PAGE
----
Meet with Student Disability Resources staff to discuss the types of classroom and testing accommodations you may need. After careful review of diagnostic reports a staff member will prepare a memo for your instructors outlining your disability and make recommendations for special testing accommodations and/or in-class assistance. If you are given a faculty memo with recommendations, be sure you have read it and understand the recommendations given. Each accommodation form is only applicable to one semester. You must report to Student Disability Resources each semester to update your file.
- Know how to say it
Sometimes it is difficult to discuss a disability with others. It is completely up to you if you choose to disclose the nature of your disability or specific diagnosis. You need to remember that your instructor may not know much about disabilities in general, and may feel uncomfortable at first. Along with discussing your particular needs, it is a good opportunity for you to educate the instructor about your disability and to set him/her at ease. You also need to communicate to the instructor that special classroom accommodations will give you the opportunity to succeed in the class.
Contact the Faculty Member:
Schedule an appointment with your professor to discuss your disability. Introduce yourself and tell the instructor a bit about yourself, your major and why you are taking the course.
Describe the Classroom Accommodations You May Need:
For example, if you have a learning disability, it may be recommended that you have extended time when testing. You should clearly explain how special testing can be arranged. Another example would be if you need a sign/oral interpreter. Explain where you and the interpreter will sit and what will take place. Faculty may contact Student Disability Resources for further clarification or additional questions.
All evaluation materials kept in Student Disability Resources are confidential; however, you may wish to share information with an instructor. We will not release any information to others without your permission.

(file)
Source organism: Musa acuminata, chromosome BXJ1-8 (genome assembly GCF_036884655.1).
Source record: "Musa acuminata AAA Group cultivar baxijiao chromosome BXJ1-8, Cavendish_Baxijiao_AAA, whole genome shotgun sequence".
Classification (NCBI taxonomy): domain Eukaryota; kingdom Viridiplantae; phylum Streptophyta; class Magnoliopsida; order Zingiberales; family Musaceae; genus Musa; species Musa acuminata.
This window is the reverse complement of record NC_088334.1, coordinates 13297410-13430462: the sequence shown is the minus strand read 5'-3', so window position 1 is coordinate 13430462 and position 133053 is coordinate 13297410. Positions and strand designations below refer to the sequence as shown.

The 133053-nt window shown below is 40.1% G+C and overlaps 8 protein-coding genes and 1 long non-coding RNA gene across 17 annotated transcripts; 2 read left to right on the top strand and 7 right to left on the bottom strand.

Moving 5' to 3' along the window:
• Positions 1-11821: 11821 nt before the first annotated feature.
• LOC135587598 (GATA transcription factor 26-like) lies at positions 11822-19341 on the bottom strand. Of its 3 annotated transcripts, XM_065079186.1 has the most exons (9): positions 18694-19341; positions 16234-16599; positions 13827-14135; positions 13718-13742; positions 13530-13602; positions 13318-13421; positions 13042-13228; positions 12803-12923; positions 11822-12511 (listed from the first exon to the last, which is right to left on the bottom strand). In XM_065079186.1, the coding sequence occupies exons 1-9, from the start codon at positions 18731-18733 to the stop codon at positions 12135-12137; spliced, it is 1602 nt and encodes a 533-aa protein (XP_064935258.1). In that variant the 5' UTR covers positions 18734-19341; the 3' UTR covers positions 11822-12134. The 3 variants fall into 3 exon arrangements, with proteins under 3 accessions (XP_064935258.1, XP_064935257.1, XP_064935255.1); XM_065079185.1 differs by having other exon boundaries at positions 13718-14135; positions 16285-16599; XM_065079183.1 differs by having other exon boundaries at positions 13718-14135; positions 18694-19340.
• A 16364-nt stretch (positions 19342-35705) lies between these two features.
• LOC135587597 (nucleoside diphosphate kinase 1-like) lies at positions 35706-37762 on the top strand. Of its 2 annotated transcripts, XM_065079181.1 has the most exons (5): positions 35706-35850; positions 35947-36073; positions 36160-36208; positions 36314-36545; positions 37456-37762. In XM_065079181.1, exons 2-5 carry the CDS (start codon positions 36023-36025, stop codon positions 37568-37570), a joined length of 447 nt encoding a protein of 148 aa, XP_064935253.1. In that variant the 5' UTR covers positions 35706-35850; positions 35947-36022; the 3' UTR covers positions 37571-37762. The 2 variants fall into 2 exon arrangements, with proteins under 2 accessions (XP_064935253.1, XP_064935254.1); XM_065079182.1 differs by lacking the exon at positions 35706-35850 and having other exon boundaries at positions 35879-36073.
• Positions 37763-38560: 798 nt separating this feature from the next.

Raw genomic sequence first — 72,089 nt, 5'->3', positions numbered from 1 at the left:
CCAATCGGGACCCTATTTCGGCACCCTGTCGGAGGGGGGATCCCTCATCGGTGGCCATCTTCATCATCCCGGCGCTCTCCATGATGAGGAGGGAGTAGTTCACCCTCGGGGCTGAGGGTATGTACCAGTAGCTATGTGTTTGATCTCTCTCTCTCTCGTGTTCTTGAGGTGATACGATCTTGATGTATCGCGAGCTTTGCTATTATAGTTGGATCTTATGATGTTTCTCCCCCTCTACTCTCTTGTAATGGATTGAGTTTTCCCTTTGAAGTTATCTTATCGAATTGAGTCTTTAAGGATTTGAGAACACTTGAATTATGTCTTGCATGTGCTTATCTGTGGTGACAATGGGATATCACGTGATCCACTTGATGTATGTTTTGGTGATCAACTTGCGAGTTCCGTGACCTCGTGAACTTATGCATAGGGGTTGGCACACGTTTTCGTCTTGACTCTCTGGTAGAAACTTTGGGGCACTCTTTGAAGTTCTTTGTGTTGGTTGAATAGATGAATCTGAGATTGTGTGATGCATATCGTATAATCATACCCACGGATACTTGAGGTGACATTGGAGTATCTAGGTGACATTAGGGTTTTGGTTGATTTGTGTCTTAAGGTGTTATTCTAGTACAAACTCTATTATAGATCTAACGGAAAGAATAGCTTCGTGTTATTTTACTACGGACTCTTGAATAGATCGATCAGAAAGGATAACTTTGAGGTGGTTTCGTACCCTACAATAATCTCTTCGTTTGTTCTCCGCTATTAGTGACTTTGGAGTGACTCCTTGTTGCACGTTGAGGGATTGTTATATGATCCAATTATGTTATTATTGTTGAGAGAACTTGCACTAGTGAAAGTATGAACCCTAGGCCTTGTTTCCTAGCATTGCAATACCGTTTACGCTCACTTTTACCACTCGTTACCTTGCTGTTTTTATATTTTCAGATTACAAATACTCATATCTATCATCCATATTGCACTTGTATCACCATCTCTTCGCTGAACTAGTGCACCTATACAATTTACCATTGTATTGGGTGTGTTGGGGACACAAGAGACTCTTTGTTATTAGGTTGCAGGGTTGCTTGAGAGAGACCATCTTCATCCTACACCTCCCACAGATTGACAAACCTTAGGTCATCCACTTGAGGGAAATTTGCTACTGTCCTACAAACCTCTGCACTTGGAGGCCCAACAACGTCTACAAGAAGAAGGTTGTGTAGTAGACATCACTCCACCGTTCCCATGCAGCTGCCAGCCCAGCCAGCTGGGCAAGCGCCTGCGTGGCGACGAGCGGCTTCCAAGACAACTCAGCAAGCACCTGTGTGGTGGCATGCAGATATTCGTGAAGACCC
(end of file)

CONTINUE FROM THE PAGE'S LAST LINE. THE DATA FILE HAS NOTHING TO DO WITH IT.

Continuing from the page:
Know How You Will Be Evaluated:
Ask what will be required of you in terms of exams, in-class projects, out-of-class projects, research papers, classroom presentations, etc. If these are areas in which you need accommodations, address them to the instructor. If you and the instructor are not sure about the best and most reasonable accommodations, consult with the counselor in Student Disability Resources.
Discuss with your instructor how your work will be evaluated. Will you be graded on oral work or written work if you have a hearing/speech impairment? Be sure both you and the instructor understand grading criteria and the type of exams you will take (i.e., oral, written). Also, special testing techniques, such as overheads, slides or films, are sometimes used during test periods. If you have arranged with Student Disability Resources to take your exam outside of your classroom, other arrangements should be made with your instructor to compensate for that part of the exam.
If you will be taking accommodated exams through Student Disability Resources, give the instructor an information sheet on testing (available in Student Disability Resources). Be sure that both of you agree on the responsibilities involved in arranging for and taking accommodated exams.
Come To A Clear Agreement:
You and your instructor should have a clear understanding of the accommodations you will need. You may want to schedule future meetings with the instructor to discuss any concerns you have regarding the course. Thank the instructor for his/her time and help.